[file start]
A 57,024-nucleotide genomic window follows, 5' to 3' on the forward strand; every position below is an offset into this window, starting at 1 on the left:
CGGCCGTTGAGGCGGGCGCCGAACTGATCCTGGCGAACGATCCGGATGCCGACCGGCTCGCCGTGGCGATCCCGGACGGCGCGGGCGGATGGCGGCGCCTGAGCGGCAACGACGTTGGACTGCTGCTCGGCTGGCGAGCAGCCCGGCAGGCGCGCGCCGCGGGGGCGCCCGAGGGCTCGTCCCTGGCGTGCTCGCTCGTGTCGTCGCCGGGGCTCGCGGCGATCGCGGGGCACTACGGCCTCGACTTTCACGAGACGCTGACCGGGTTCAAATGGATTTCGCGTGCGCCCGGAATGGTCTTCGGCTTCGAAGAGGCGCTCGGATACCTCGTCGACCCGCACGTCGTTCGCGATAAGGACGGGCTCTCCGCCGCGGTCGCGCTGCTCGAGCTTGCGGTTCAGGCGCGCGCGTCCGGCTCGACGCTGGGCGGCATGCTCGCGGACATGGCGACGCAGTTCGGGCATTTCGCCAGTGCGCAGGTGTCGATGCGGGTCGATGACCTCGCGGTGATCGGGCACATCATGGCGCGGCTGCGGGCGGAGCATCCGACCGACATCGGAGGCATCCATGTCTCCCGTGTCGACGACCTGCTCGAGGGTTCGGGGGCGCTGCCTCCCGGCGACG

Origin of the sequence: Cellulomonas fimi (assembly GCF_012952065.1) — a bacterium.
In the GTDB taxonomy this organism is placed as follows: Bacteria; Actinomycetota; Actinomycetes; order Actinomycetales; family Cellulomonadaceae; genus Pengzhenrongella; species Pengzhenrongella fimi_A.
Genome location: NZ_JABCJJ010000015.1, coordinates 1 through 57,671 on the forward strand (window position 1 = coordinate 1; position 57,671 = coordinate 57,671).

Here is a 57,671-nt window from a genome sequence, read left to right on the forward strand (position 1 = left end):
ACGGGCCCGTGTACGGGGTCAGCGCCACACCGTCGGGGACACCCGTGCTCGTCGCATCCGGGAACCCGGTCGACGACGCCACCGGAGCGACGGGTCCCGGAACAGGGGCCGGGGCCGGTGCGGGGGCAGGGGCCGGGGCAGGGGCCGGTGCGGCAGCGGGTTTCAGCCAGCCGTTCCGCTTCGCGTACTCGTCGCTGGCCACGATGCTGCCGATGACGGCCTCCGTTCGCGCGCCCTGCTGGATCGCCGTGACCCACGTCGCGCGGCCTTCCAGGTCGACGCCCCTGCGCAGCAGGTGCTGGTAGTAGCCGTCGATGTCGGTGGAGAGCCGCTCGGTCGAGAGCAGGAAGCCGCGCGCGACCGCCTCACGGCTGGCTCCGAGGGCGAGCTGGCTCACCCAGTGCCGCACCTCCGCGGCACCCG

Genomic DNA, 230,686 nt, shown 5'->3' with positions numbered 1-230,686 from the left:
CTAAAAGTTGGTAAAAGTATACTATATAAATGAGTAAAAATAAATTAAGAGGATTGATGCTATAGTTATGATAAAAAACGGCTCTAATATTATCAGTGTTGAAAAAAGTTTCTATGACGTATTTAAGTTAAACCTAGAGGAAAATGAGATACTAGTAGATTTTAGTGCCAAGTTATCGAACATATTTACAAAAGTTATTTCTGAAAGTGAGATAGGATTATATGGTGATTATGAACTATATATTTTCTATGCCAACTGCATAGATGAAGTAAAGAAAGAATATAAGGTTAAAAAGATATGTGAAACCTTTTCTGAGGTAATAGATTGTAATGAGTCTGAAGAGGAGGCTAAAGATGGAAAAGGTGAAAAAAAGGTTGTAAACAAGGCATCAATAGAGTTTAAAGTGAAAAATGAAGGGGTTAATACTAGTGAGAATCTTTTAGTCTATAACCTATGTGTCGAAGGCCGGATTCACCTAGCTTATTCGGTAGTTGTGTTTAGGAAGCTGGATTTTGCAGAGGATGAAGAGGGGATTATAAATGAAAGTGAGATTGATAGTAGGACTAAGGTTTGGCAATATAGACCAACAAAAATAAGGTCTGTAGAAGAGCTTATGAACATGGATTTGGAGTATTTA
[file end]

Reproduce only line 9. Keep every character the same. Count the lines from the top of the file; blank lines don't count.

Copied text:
CTAAAAGTTGGTAAAAGTATACTATATAAATGAGTAAAAATAAATTAAGAGGATTGATGCTATAGTTATGATAAAAAACGGCTCTAATATTATCAGTGTTGAAAAAAGTTTCTATGACGTATTTAAGTTAAACCTAGAGGAAAATGAGATACTAGTAGATTTTAGTGCCAAGTTATCGAACATATTTACAAAAGTTATTTCTGAAAGTGAGATAGGATTATATGGTGATTATGAACTATATATTTTCTATGCCAACTGCATAGATGAAGTAAAGAAAGAATATAAGGTTAAAAAGATATGTGAAACCTTTTCTGAGGTAATAGATTGTAATGAGTCTGAAGAGGAGGCTAAAGATGGAAAAGGTGAAAAAAAGGTTGTAAACAAGGCATCAATAGAGTTTAAAGTGAAAAATGAAGGGGTTAATACTAGTGAGAATCTTTTAGTCTATAACCTATGTGTCGAAGGCCGGATTCACCTAGCTTATTCGGTAGTTGTGTTTAGGAAGCTGGATTTTGCAGAGGATGAAGAGGGGATTATAAATGAAAGTGAGATTGATAGTAGGACTAAGGTTTGGCAATATAGACCAACAAAAATAAGGTCTGTAGAAGAGCTTATGAACATGGATTTGGAGTATTTA